Clinical reviewABC of health informaticsReferral or follow-up?Frank Sullivan, Jeremy C WyattWhen patients ask their doctor...
Clinical reviewstage between the decision to refer and its realisation, evenwhen an appointment is available.             ...
Clinical reviewClinical governance                                                         UK general practice contract qu...
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Referral or follow up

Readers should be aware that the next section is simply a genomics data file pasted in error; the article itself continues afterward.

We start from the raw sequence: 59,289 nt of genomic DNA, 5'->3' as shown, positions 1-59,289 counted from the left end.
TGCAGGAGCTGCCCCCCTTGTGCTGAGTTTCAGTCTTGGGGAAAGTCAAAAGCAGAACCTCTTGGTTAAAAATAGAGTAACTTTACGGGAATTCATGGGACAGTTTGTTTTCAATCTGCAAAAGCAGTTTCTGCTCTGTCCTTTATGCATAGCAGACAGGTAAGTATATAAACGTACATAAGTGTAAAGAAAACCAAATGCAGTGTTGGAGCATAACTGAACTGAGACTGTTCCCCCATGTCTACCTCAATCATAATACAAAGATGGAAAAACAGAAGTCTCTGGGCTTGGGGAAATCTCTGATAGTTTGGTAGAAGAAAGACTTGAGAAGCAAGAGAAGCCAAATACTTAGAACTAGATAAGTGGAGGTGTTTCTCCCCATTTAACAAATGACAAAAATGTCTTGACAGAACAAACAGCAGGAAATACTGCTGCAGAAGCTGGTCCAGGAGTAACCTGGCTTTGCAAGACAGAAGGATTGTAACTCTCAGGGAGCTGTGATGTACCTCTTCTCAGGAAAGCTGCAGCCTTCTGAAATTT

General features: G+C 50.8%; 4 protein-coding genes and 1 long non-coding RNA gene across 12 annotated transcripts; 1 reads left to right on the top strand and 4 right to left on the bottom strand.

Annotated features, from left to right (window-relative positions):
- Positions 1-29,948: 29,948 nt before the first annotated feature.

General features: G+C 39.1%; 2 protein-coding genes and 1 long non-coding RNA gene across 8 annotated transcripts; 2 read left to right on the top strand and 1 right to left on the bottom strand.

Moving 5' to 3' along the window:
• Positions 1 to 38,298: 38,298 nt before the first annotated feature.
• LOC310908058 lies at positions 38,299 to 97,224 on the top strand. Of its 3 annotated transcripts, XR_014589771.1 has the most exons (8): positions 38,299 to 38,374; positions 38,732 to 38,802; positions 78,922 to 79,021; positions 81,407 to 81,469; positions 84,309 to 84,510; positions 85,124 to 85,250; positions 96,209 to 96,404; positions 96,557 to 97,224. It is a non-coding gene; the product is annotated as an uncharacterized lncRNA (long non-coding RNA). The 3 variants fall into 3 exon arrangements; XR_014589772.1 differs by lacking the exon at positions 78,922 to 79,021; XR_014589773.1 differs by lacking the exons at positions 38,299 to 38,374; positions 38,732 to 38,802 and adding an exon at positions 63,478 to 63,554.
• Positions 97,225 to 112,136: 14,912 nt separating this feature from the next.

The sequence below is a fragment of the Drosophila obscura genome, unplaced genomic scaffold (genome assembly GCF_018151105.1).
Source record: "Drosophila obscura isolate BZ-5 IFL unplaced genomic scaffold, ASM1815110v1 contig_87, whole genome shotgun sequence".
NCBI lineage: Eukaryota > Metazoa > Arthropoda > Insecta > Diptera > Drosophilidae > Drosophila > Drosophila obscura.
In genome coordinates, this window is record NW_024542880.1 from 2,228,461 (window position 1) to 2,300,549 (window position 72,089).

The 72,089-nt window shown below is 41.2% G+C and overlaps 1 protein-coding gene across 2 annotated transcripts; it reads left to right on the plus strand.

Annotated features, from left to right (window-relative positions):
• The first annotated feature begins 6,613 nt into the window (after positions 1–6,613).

1. 1. Clinical reviewABC of health informaticsReferral or follow-up?Frank Sullivan, Jeremy C WyattWhen patients ask their doctors if a preventable problem could This is the eighth in a series of 12 articleshave been avoided by earlier investigation or referral, the A glossary of terms is available at can be in an unenviable position. Given the information content/full/331/7516/566/DC1available at the time, the response will often be a qualified, “yes.”It must be a qualified response because the aspects of theproblem considered during earlier encounters with patients are Ms Smith is a 58 year old florist with a 15 year history ofoften unknown. The matter is further complicated by issues of renal impairment caused by childhood, professional ethics, and the law. She has hypercalcaemia. She remembers being told in the This article discusses information flows that may have past that she had “a slight kidney problem,” and asks her renal physician whether anything could have been donereduced the risk of Ms Smith (see box opposite) developing then to prevent the current problem developingsymptomatic renal impairment. The risk could have beenreduced at three different points.x If her underlying vesicoureteric reflux had been diagnosedand fully investigated in childhoodx When her chronic pyelonephritis was discoveredx During the intervening period when no follow-up wasarranged.Early detection of underlying problemsChildren aged ≤ 7 years with urinary symptoms, fever, orseveral non-specific symptoms and signs should be tested forurinary infections because, in some circumstances, prophylaxiscan prevent recurrence. Guidelines are available, but theresearch that underpins the advice was published too late forMs Smith. Were Ms Smith a young girl today, any primary careor emergency clinician who saw her would probably have accessto this evidence base as part of their clinical software, orthrough access to guidelines on the internet. PRODIGY (Prescribing RatiOnally with Decision Support) guideline on Undergraduate education, postgraduate training, and investigation of urinary tract infection in childrencontinuing professional development are more traditionalroutes of knowledge transfer. Unfortunately, traditional sourcesof knowledge are relatively inefficient: our stores of knowledge Incoming Learning/feedback loop informationdecay over time, and our brain’s working memory may become Perceptual filter Working memory Store Long termoverloaded. Prompts and reminders at the point of care are History Undergraduate Interpretation memoryuseful adjuncts to an overworked human brain for certain tasks. studies Rearrangement BranchedSome doctors worry that use of such electronic aids may reduce Other experience Comparison or scriptspatient trust, but the evidence is to the contrary. Examination Scientific evidence Storage Wider literature Preparation RetrieveEnsuring appropriate investigation Proposed actionsFifteen years ago, when Ms Smith’s chronic pyelonephritis wasdiagnosed, her investigation would probably have been directed A model of human clinical information processingby a consultant whose experience would have ensured theappropriate level of expertise was achieved. In the informatics Steps in the NHS process for non-urgent referralage, some of this expertise can be represented in protocols. If x During a consultation the general practitioner (GP) considers ifthe protocols are followed, investigation in primary care may referral is appropriateavoid referral or identify the nature of the problem quickly and x Decision is negotiated, to a greater or lesser extent, with patientclearly. In some health systems, referring clinicians may be given x Decision and relevant clinical information is communicated toshorter waiting lists if the referrals have been preceded by consultant or other secondary care provider, usually by letterappropriate first line investigation. x Letter is posted or faxed to hospital x Consultant prioritises referralArranging referral x Outpatient administrator allocates an appointment depending on the level of priority and the availability of appointmentsHealth maintenance organisations in the United States, which x Appointment is communicated to patient, usually by letterprovide integrated primary and secondary care, can book x Patient attends outpatient clinic and sees consultant or a memberelectronic appointments routinely. More complex referral of their teamsettings may have difficulty doing this. Delays can occur at any1072 BMJ VOLUME 331 5 NOVEMBER 2005